Internet-Draft LISP-Vendor-LCAF July 2022
Rodriguez-Natal, et al. Expires 7 January 2023 [Page]
LISP Working Group
8060 (if approved)
Intended Status:
A. Rodriguez-Natal
V. Ermagan
A. Smirnov
V. Ashtaputre
D. Farinacci

Vendor Specific LISP Canonical Address Format (LCAF)


This document describes a new Locator/ID Separation Protocol (LISP) Canonical Address Format (LCAF), the Vendor Specific LCAF. This LCAF enables organizations to have implementation-specific encodings for LCAF addresses. This document updates RFC8060.

Status of This Memo

This Internet-Draft is submitted in full conformance with the provisions of BCP 78 and BCP 79.

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This Internet-Draft will expire on 7 January 2023.

1. Introduction

The LISP Canonical Address Format (LCAF) [RFC8060] defines the format and encoding for different address types that can be used on LISP [I-D.ietf-lisp-rfc6830bis] [I-D.ietf-lisp-rfc6833bis] deployments. However, certain deployments require specific format encodings that may not be applicable outside of the use-case for which they are defined. This document extends [RFC8060] to introduce a Vendor Specific LCAF that defines how organizations can create LCAF addresses to be used only on particular LISP implementations. This document also updates [RFC8060] to specify the behavior when receiving unrecognized LCAF Types.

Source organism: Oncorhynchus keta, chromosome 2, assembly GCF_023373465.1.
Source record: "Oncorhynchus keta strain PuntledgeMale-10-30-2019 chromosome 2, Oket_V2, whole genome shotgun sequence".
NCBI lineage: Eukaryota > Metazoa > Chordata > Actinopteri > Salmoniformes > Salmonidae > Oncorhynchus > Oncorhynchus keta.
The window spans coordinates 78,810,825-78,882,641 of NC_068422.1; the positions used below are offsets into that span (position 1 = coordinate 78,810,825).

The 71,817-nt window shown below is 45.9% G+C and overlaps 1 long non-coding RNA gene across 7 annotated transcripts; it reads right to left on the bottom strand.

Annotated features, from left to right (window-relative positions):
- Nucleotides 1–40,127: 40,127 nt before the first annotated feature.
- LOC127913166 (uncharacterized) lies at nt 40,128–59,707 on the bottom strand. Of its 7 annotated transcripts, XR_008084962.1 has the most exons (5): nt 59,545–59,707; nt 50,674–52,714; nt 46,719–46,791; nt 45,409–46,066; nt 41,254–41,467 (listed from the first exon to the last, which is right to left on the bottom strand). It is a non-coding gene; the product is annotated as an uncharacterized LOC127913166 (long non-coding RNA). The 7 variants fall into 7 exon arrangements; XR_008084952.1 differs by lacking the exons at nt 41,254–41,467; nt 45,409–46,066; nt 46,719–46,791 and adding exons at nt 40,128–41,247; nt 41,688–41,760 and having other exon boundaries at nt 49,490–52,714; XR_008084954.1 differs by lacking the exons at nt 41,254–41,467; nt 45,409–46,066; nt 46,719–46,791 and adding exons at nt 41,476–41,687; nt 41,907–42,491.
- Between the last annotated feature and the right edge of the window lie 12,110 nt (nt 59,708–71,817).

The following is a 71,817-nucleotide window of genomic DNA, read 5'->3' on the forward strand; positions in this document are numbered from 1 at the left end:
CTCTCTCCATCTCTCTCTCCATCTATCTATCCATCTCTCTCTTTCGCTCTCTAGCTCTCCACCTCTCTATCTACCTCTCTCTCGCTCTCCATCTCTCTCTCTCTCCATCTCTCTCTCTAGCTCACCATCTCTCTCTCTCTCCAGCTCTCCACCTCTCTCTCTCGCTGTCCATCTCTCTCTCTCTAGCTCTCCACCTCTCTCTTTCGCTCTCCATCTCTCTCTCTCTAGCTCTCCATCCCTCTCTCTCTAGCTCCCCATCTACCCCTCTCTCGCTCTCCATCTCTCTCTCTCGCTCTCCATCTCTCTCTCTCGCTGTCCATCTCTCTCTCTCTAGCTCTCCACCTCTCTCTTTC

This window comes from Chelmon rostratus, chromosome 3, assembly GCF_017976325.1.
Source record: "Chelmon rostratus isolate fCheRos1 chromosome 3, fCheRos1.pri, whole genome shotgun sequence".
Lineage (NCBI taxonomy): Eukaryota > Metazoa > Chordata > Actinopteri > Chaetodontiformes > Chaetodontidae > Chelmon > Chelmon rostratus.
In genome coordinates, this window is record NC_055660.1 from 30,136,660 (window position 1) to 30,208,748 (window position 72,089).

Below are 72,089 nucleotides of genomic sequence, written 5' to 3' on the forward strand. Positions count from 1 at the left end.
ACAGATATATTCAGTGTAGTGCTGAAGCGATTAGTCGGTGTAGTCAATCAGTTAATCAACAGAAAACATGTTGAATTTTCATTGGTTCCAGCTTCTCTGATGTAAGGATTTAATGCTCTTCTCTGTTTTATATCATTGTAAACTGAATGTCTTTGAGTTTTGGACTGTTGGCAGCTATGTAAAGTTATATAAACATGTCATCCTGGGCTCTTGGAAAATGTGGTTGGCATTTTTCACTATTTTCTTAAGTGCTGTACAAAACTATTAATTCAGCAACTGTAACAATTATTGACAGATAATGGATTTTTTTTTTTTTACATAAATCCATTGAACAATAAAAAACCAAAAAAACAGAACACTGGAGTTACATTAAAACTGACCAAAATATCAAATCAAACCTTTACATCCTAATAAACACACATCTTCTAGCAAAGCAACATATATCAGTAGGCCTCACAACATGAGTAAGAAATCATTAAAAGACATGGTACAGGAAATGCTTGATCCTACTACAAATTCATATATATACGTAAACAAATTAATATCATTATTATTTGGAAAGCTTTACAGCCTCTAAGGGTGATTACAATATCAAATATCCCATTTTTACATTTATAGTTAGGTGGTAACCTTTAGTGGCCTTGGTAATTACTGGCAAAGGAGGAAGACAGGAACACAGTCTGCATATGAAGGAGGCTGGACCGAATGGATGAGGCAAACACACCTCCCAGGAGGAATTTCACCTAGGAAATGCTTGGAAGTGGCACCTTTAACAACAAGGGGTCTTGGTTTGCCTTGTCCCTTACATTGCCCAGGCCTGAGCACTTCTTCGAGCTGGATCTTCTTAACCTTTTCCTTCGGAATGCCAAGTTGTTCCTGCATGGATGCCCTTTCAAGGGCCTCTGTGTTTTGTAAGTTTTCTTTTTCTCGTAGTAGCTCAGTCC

2. Requirements Notation

The key words "MUST", "MUST NOT", "REQUIRED", "SHALL", "SHALL NOT", "SHOULD", "SHOULD NOT", "RECOMMENDED", "NOT RECOMMENDED", "MAY", and "OPTIONAL" in this document are to be interpreted as described in BCP 14 [RFC2119] [RFC8174] when, and only when, they appear in all capitals, as shown here.